Nature News reports on a preliminary study presented
at the annual
meeting of the American College of Chest Physicians.
The study indicates that the cholesterol-lowering drugs in
the statin family may protect against lung damage caused by cigarette
The study, presented by Walid G. Younis, MD, consisted of data analysis
of results from a survey done on 485 smokers and ex-smokers.
They found that those who took statins had much
less lung damage.
They compared medical tests of the patients’ lung
health with those done, on average, 2.7 years previously.
The lungs of those who were taking statins fared much better. Their
lung volume, for example, had declined by just over 1% each year
compared with a drop of 10% in the comparison group. “We were really
impressed,” says Younis, who presented the results at the American
College of Chest Physicians meeting in Salt Lake City, Utah.
Although it was a retrospective study, with all the attendant
limitations, the magnitude of the effect was sufficiently impressive
that it seems that it has to mean something.
The hypothetical explanation is fairly straightforward:
Statins block an enzyme called HMG-CoA reductase,
which is involved in the production of various fatty molecules.
Blocking this enzyme lowers cholesterol levels. It also reduces the
concentration of molecules that promote inflammation in response to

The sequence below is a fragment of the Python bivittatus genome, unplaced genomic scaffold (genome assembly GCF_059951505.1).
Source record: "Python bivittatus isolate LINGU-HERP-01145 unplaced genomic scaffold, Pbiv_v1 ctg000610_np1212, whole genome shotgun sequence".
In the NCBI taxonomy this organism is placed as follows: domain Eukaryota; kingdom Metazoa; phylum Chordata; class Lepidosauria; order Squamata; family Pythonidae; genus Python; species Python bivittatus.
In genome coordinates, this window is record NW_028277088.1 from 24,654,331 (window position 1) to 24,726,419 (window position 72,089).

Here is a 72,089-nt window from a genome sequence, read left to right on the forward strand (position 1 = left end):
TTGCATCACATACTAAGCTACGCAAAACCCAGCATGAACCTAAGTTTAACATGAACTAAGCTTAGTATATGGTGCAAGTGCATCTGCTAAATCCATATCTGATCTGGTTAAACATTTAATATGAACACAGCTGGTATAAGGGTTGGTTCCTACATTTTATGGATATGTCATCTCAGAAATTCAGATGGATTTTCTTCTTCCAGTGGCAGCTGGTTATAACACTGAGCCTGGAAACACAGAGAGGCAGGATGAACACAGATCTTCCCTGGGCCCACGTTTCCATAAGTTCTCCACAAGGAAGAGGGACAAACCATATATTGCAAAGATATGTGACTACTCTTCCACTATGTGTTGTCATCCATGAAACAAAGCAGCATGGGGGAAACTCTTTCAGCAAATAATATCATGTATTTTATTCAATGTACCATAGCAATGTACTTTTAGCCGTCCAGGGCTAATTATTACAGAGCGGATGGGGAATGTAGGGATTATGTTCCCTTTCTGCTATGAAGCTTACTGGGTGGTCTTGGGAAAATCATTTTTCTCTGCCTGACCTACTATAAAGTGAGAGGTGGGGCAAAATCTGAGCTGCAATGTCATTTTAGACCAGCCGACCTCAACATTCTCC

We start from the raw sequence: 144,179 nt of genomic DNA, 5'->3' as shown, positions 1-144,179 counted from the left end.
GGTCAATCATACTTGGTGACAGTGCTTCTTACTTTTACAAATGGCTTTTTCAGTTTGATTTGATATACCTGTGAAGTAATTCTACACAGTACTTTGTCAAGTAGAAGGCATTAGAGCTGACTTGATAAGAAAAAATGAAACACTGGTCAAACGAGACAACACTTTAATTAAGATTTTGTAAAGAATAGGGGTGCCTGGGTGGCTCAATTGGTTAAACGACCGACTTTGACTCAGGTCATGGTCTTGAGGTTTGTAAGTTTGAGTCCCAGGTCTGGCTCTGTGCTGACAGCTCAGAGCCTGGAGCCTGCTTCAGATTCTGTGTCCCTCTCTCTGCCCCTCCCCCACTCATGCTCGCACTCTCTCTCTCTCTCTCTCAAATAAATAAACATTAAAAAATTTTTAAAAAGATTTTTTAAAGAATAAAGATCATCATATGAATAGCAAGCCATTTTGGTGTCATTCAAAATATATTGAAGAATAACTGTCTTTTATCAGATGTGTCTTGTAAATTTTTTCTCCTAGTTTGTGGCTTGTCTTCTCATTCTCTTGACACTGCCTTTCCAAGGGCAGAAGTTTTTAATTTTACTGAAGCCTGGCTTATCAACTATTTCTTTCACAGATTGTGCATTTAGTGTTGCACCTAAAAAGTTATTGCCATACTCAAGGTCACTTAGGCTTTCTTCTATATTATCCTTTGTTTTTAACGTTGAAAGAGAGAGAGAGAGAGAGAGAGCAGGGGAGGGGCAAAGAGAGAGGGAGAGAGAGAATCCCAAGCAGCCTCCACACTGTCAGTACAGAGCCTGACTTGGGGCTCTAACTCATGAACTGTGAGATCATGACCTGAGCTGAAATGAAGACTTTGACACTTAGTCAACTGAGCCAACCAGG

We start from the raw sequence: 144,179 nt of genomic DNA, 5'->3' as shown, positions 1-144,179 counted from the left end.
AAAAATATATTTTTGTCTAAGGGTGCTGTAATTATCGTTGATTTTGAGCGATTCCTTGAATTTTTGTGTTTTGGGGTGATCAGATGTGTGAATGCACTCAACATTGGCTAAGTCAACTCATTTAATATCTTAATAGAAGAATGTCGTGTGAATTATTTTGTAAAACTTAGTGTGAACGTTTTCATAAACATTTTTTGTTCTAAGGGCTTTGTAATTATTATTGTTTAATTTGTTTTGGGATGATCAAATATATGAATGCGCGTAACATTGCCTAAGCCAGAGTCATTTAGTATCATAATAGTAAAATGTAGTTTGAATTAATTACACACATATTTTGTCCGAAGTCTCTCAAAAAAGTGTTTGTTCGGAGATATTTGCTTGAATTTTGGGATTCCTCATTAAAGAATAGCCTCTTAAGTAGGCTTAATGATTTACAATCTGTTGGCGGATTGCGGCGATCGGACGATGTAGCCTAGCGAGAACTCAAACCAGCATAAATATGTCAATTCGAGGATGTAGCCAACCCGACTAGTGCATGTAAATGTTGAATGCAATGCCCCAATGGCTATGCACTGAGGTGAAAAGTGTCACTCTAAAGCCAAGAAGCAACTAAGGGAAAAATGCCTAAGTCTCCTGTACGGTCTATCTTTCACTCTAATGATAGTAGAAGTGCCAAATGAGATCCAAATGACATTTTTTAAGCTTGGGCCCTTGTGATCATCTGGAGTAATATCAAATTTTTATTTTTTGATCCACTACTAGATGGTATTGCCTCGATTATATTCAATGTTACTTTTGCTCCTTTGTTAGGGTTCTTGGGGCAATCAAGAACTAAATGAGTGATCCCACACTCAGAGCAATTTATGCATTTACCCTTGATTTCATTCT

irritants such as smoke.
Of course, the real solution to preventing lung damage in smokers is
for them to quit smoking. But for those who appear to be
unable to do so, this could present an opportunity for harm reduction.
That, of course, tends to be a highly controversial subject.
Many addictionologists are philosophically
opposed to harm reduction strategies.
In the news article, they mention possible other applications of the
anti-inflammatory properties of statins; for example, they mention
possible uses in asthma and rheumatoid arthritis. They don’t
mention multiple sclerosis, although there have
on that, as well.
One thing that occurs to me is that it might be worth trying in cases
of occupational exposure. There has been a lot of discussion
about the long-term effects of respiratory exposure to the post-9/11
debris in New York. Could a statin have prevented some of the
morbidity in that situation? Of course, one cannot arrange a
prospective study of a unique event. But there are other
kinds of occupational exposure: in coal mines, for example.
One thing that I would be particularly curious about, would be to see
if patients who have chronic inflammatory conditions would be less
prone to depression, if treated with statins. One of my
attendings in residency, Ziad
interested in this
kind of thing.
Although the basic science research seems far from providing
anything really conclusive, it is interesting, and I do think there are
some practical implications for patient care in this kind of thing.
Sort of as a side note, I worry about the fact that the statins are
starting to become available as generics. If there are
entirely new areas of therapeutic efficacy that have yet to be
explored, there may not be much funding available to do the studies
that would be needed to establish efficacy.